The USS Cyclops and Oregon
The USS Cyclops was a US Navy Collier (supply ship,) that disappeared in the Bermuda Triangle. It became one of the more famous Bermuda Triangle disappearances for a variety of reasons. Theories range from a crew mutiny since she was carrying three convicted murders from the USS Pittsburgh along with two mutineers, and another 42 men from the Pittsburgh headed home for reassignment. The second major theory is that she sunk under her improperly loaded cargo. And the last major theory is that she was to given over to the Germans.
This later theory is backed up by two facts. The Captain, Lieutenant Commander George W. Worley had been born in Germany as Johann Friedrich Georg Wichmann. He had apparently jumped ship in San Francisco in 1878 and immigrated to the United States. He was known to associate with other German Captains before the war. The other possible support for this theory was that one of the ship’s passengers was US Consul General Alfred L.M. Gottschalk. He was of also German ancestry, and extremely pro-German before the war. He’d boarded the Cyclops to head to the United States and enlist.
Another strange fact is that she was one of four Proteus class colliers built before WWI, and the first of THREE of the ships to disappear in the Bermuda Triangle. She disappeared during World War I, while the Proteus and Nereus both disappeared in the Bermuda Triangle in 1941 during World War II.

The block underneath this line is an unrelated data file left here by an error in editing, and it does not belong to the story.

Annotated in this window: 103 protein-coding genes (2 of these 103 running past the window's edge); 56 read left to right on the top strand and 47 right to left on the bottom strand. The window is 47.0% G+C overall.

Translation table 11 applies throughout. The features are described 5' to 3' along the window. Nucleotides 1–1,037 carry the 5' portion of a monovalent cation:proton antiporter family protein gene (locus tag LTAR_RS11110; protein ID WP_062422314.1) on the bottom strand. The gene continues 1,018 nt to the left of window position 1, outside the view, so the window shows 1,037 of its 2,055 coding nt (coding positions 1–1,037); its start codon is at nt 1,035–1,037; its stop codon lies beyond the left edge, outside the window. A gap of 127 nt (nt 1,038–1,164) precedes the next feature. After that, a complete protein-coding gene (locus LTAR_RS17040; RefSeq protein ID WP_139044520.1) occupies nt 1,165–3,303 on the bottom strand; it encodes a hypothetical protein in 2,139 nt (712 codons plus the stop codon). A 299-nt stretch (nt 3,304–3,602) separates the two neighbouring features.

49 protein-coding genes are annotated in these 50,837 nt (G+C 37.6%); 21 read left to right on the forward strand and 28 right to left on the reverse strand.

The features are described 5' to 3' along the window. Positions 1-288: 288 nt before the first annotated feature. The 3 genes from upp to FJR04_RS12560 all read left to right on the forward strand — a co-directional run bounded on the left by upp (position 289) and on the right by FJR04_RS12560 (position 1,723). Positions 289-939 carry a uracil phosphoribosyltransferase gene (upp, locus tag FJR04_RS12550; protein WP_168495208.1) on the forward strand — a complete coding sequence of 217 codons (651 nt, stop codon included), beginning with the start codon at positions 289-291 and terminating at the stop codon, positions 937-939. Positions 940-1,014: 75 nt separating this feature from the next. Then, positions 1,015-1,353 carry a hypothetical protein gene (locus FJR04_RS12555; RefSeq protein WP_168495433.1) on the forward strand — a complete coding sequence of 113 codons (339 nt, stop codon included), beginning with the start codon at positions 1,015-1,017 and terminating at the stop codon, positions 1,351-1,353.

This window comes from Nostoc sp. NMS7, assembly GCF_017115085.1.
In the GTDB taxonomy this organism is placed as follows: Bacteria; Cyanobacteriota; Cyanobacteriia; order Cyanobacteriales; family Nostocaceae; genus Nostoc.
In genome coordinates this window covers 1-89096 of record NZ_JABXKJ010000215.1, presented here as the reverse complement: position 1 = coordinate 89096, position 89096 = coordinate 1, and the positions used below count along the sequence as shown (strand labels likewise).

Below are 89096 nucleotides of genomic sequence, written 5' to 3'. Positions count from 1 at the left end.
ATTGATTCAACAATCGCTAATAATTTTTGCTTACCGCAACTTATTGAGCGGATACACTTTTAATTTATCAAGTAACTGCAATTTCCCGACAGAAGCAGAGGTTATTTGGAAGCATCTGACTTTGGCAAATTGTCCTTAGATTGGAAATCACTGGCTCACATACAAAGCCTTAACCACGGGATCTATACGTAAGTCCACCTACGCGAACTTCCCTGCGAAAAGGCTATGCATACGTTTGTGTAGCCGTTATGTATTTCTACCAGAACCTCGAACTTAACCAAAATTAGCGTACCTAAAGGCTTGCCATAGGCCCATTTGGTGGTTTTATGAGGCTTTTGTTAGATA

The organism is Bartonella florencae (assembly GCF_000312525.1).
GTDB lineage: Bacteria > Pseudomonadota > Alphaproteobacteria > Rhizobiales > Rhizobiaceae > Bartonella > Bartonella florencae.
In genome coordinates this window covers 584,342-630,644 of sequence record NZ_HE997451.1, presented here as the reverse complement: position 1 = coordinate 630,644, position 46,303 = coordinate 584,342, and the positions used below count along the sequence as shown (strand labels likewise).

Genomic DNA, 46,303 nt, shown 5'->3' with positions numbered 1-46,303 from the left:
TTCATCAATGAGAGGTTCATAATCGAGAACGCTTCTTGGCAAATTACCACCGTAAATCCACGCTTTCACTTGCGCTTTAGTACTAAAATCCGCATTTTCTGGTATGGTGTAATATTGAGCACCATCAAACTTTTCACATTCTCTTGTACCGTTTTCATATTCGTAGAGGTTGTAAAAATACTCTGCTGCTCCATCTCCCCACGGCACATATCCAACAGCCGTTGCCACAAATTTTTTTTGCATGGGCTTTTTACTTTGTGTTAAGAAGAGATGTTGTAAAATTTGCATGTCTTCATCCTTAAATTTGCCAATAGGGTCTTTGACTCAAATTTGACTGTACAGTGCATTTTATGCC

The third one built, the USS Jupiter, had been converted into the USS Langley, the US’s first aircraft carrier in 1920. It was also lost, but this time to Japanese air attacks on February 27, 1942.
The Cyclops’ disappearance was originally chalked up to German Submarine activity. But after the war, no evidence was found in German Naval records. But coincidences that made it’s disappearance unusual. A more in depth history of the ship and it’s mysterious disappearance is covered in “The Devil’s Triangle” by Richard Winer, but Bermuda Triangle Central has a great overview of the history.
The interesting fact to me is the number of crew members on the ship at it’s disappearance who were Oregon residents at the time. According to History of Oregon, Volume One by Charles Henry Carey these men were:
Robert Armstrong from Baker, Oregon
Ubert Summer Barton from Portland, Oregon
Earl Leon Jones from Montavilla, Oregon
Eugene Franklin McNelly from North Portland, Oregon
Andrew Benny West from Clatskanie, Oregon
James Alexander West also from Clatskanie, Oregon
Pictures are courtesy the Department of the Navy – Naval Historical center.